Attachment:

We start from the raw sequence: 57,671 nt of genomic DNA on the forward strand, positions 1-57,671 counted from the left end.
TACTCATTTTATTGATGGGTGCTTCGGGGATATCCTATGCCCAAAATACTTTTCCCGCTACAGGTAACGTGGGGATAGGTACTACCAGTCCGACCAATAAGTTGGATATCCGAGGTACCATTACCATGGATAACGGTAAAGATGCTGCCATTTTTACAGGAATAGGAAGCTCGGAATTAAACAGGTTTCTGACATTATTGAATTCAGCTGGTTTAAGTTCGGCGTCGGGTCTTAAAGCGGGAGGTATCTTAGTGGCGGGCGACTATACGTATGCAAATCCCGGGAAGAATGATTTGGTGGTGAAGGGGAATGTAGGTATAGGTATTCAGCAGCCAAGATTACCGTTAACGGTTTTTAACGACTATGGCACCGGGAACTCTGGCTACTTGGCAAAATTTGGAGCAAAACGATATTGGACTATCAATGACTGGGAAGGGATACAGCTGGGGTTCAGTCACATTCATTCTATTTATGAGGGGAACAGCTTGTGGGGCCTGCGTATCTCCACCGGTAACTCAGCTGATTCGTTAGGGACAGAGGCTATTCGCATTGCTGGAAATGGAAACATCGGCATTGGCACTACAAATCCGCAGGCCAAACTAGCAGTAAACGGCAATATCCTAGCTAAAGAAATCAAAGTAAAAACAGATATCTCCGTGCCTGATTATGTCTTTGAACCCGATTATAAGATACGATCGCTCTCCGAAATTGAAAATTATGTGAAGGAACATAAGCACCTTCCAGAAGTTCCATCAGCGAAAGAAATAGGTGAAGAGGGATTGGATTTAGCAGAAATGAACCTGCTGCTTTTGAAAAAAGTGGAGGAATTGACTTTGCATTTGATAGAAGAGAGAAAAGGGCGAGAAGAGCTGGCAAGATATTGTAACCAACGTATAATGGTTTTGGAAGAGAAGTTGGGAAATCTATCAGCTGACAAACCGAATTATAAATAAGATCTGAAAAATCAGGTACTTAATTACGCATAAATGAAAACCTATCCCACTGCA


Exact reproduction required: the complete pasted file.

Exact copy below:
We start from the raw sequence: 57,671 nt of genomic DNA on the forward strand, positions 1-57,671 counted from the left end.
TACTCATTTTATTGATGGGTGCTTCGGGGATATCCTATGCCCAAAATACTTTTCCCGCTACAGGTAACGTGGGGATAGGTACTACCAGTCCGACCAATAAGTTGGATATCCGAGGTACCATTACCATGGATAACGGTAAAGATGCTGCCATTTTTACAGGAATAGGAAGCTCGGAATTAAACAGGTTTCTGACATTATTGAATTCAGCTGGTTTAAGTTCGGCGTCGGGTCTTAAAGCGGGAGGTATCTTAGTGGCGGGCGACTATACGTATGCAAATCCCGGGAAGAATGATTTGGTGGTGAAGGGGAATGTAGGTATAGGTATTCAGCAGCCAAGATTACCGTTAACGGTTTTTAACGACTATGGCACCGGGAACTCTGGCTACTTGGCAAAATTTGGAGCAAAACGATATTGGACTATCAATGACTGGGAAGGGATACAGCTGGGGTTCAGTCACATTCATTCTATTTATGAGGGGAACAGCTTGTGGGGCCTGCGTATCTCCACCGGTAACTCAGCTGATTCGTTAGGGACAGAGGCTATTCGCATTGCTGGAAATGGAAACATCGGCATTGGCACTACAAATCCGCAGGCCAAACTAGCAGTAAACGGCAATATCCTAGCTAAAGAAATCAAAGTAAAAACAGATATCTCCGTGCCTGATTATGTCTTTGAACCCGATTATAAGATACGATCGCTCTCCGAAATTGAAAATTATGTGAAGGAACATAAGCACCTTCCAGAAGTTCCATCAGCGAAAGAAATAGGTGAAGAGGGATTGGATTTAGCAGAAATGAACCTGCTGCTTTTGAAAAAAGTGGAGGAATTGACTTTGCATTTGATAGAAGAGAGAAAAGGGCGAGAAGAGCTGGCAAGATATTGTAACCAACGTATAATGGTTTTGGAAGAGAAGTTGGGAAATCTATCAGCTGACAAACCGAATTATAAATAAGATCTGAAAAATCAGGTACTTAATTACGCATAAATGAAAACCTATCCCACTGCA